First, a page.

A convenient sample of 300 pregnant women with different gestational age were included in this cross-sectional study which was conducted in the consultation clinic of dermatology and the consultation clinic of obstetrics and gynecology of Al-Kadhymia teaching hospital in Baghdad between the February 1, 2012, and the end of June 2012. Clinical diagnosis was based on history and clinical examination, and appropriate investigations including skin biopsy was also done accordingly. Dermatoses of pregnancy in this study were divided into three categories: (1) specific dermatoses of pregnancy, (2) skin diseases affected by pregnancy, and (3) physiological skin changes.

    Inclusion criteria

    All pregnant women with a life baby were included in this study, all ages, and parity.

    Exclusion criteria

    The patients with intrauterine death, missed abortion, or incomplete abortion were excluded.

    Statistical analysis

    Descriptive statistical analysis was done using scientific calculator.

    Ethical considerations

    An official agreement document was obtained from the Ministry of Health and from Al-Kadhymia Teaching Hospital. The patient was approached in the waiting room of consultation clinic of dermatology and consultation clinic of obstetrics and gynecology. All of them were informed about the aim of the study, verbal consent was taken from them, and the privacy was taken into consideration.


      Results Top


    The ages the participants ranged between 14 and 44 years with a mean age of 29 ± 15 years. 110 (36.6%) of them were primigravidas and 190 (63.3%) were multigravidas. Primi/multigravida ratio was 2:3. The gestational age was between 2nd and 9th month. 132 cases were in the second trimester (44%), 105 cases were in the third trimester (35%) and 67 cases were in the first trimester (21%) [Table 1].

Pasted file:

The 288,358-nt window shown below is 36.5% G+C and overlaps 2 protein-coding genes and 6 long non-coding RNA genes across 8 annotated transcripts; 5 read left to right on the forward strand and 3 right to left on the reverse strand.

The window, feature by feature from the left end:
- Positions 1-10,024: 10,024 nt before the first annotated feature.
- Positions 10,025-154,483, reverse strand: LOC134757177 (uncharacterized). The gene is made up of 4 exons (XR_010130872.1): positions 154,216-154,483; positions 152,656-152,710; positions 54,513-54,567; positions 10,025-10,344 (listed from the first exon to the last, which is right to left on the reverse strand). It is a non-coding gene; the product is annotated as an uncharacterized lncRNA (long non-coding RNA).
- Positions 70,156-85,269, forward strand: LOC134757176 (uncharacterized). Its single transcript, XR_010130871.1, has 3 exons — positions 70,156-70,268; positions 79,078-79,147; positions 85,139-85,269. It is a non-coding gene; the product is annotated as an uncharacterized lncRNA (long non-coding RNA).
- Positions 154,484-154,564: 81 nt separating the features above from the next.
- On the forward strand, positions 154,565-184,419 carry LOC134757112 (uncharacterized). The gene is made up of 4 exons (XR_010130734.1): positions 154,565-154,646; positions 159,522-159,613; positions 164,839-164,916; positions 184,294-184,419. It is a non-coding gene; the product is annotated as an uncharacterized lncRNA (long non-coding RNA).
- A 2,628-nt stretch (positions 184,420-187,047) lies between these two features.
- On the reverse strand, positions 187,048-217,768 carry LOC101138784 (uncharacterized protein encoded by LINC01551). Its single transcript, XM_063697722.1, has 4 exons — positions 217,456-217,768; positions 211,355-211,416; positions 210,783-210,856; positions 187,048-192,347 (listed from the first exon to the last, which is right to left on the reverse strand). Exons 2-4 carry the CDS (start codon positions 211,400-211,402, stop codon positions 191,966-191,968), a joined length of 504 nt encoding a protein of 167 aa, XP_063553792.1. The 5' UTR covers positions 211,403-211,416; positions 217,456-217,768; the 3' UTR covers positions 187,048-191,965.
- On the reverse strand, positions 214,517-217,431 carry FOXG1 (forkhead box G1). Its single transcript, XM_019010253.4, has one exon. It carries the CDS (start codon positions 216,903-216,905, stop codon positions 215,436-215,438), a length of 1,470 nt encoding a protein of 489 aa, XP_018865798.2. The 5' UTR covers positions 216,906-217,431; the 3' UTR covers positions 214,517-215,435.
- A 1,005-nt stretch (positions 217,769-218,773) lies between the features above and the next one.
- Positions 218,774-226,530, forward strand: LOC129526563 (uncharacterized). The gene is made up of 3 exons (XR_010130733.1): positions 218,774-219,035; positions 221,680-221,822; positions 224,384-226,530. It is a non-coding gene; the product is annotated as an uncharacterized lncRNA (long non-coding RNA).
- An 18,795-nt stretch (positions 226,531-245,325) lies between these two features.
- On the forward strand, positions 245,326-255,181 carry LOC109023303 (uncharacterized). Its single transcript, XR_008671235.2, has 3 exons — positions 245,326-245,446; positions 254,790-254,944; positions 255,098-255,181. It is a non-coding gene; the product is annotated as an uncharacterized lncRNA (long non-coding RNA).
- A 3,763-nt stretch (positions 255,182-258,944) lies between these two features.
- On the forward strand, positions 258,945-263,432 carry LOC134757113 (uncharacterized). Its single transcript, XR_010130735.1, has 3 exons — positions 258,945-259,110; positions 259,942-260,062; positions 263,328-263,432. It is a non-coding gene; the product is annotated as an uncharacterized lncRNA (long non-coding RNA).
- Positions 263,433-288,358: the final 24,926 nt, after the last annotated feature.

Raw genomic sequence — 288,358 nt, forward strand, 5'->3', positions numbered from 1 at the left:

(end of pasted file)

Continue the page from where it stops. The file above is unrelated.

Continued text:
Table 1: Distribution of studied sample according to the parity and trimester

    Click here to view


    Various skin problems were seen among these cases; those with specific dermatosis account for 67 (22.4%) of the total, while those with nonspecific diseases constitute the majority 233 (77.6%) of the cases [Table 2]. The different specific dermatoses which were found in this study are presented in [Table 3]; their incidence in relation to parity is shown in [Table 4]; their onset in relation to duration of pregnancy is shown in [Table 5]. 233 (77.6%) out of total 300 pregnant seen in this study have been presented with skin problems that are nonspecific to pregnancy [Table 6], [Table 7], [Table 8], [Table 9], [Table 10]; of these, the major ones were infections and infestations (27.3%) followed by eczema and dermatitis (19.3%).
    Table 2: Distribution of the sample according to specific and nonspecific dermatological disease during pregnancy

    Click here to view
    Table 3: Distribution of the study sample according to specific dermatoses of pregnancies

    Click here to view
    Table 4: Distribution of the study sample with specific dermatoses according to their parity

    Click here to view
    Table 5: Distribution of the study sample according to specific dermatoses

    Click here to view
    Table 6: Distribution of the study sample with nonspecific skin diseases during pregnancy

    Click here to view
    Table 7: Distribution of the study sample according to infections and infestations in pregnant women